Be aware: Hornworms – rapidly defoliate tomato plants

Published 12:01 am Sunday, May 1, 2022

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Gardeners, for the past week or so, each time I go outside to check my tomato plants, there is an uninvited guest munching away.

Twice each day, morning and evening, I examine each of my tomato plants. Yet, the following morning, huge, grotesque, green caterpillars (with a horn), have stripped away many of the plants’ leaves and stems.

Amazingly, hornworms are difficult to spot, as their unique camouflage completely blends in with the plants’ foliage, providing them unencumbered access to feed on the leaves and fruit of pampered tomato plants everywhere.

By the time I find them, they are enjoying their bountiful meal and have grown large, at 3 to 5 inches long. Meaning they have been voraciously consuming prized tomato plants for several days.

Your tomato plants are healthy and looking great one day and the next day they are decimated-almost stripped bare of leaves and stems! The culprit is either the tomato or tobacco hornworm, both are extremely destructive to tomato plants.

Both hornworm types also consume numerous other plants, many which are within the same family group of plants (which are also known as nightshade plants, or more specifically, vegetable nightshades), including eggplant, pepper, and potato, to name a few.

Fortunately for me, my pepper and eggplants have not been affected thus far but the growing season has barely begun for warm season vegetables like tomatoes, pepper, and eggplants.

The larval stage (caterpillar stage) is when they are most destructive to plants.

They both are overall pale green in color with white/black or yellow/black markings, plus a horn-like protrusion stemming from their rear.

The tomato hornworm has eight “V” shaped yellow/black stripes along its body and a black horn, whereas the tobacco hornworm simply has black/white stripes and a red horn.

To aide in your search, this is what to look for as hornworms start their feeding from the top of the plant.

Check daily for missing or chewed leaves. Look for dark green to black droppings, clinging to the topside of tomato leaves.

Once droppings are located, you’re getting close to locating the hornworms.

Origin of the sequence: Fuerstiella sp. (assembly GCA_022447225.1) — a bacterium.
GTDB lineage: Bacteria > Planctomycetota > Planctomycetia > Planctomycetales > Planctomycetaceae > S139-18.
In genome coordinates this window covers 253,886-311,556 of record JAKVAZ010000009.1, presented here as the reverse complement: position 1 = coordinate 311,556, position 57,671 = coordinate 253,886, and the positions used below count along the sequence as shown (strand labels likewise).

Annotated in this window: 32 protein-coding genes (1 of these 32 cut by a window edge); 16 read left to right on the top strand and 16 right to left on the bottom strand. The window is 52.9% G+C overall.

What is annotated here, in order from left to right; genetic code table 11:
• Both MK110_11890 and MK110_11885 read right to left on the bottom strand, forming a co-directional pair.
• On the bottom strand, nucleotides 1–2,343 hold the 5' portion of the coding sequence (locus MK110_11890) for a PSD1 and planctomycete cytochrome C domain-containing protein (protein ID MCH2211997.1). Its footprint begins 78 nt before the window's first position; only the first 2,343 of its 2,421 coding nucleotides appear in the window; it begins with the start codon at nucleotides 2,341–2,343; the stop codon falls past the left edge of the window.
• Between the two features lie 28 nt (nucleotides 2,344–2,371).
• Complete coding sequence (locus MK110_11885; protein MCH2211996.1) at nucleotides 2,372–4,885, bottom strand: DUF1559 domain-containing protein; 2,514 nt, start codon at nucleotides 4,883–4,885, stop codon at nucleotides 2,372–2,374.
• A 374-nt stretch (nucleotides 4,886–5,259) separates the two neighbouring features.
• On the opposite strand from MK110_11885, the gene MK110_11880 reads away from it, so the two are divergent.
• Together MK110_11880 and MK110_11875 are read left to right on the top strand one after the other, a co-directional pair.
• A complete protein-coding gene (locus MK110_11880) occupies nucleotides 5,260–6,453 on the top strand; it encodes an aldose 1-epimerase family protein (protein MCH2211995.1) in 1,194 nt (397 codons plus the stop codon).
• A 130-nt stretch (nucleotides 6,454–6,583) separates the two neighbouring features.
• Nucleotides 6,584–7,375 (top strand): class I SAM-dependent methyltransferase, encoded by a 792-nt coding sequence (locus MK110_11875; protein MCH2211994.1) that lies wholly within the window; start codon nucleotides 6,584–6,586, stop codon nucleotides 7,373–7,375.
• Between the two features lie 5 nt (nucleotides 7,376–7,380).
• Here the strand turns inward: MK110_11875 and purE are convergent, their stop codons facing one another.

The hornworms pupate to become adult moths, which are large, easy to recognize and called the sphinx moth but sometimes referred to as hummingbird moth.

A sphinx moth is seen feeding on Bougainvillea. (Courtesy of Pinterest)

The best ways to eliminate hornworms is to remove them by hand. The thought of handling them is unappealing for most gardeners, but simply put on gloves and crush them unless this causes you too much distress.

If that’s the case, drop them into a bucket of soapy water or if you’re lucky enough to have chickens, they will love you for feeding hornworms to them.

  • If the population of hornworms is very large or you have a large garden, you may opt for an organic insecticide, such at Bt, (Bacillus thuringienisis). It is a stomach poison to hornworms once ingested.
  • Insecticidal soaps will also eradicate hornworms, but they must have direct contact with the product.
  • Till your soil at the beginning and end of each gardening season to destroy any overwintering larvae, this should get about 90 percent of the larvae.
  • There are beneficial insects that feed on hornworms, which act as a biological control. Parasitic wasps will lay her eggs on the back of the hornworm and when they hatch, they feed on the hornworm killing it. If you see something that looks like small grains of rice on the back of a hornworm, do not destroy it, move it safely away and allow baby wasps to do their thing.

Parasitic wasp eggs are attached to a tomato hornworm. (Courtesy Projects-NCSU)

Written by John Green, a Texas certified master gardener in the Orange County Master Gardeners. If you have specific gardening questions or need more information, contact the Orange County Master Gardeners Helpline at 409-882-7010 or visit or Facebook: Orange County Texas Master Gardeners Association. Email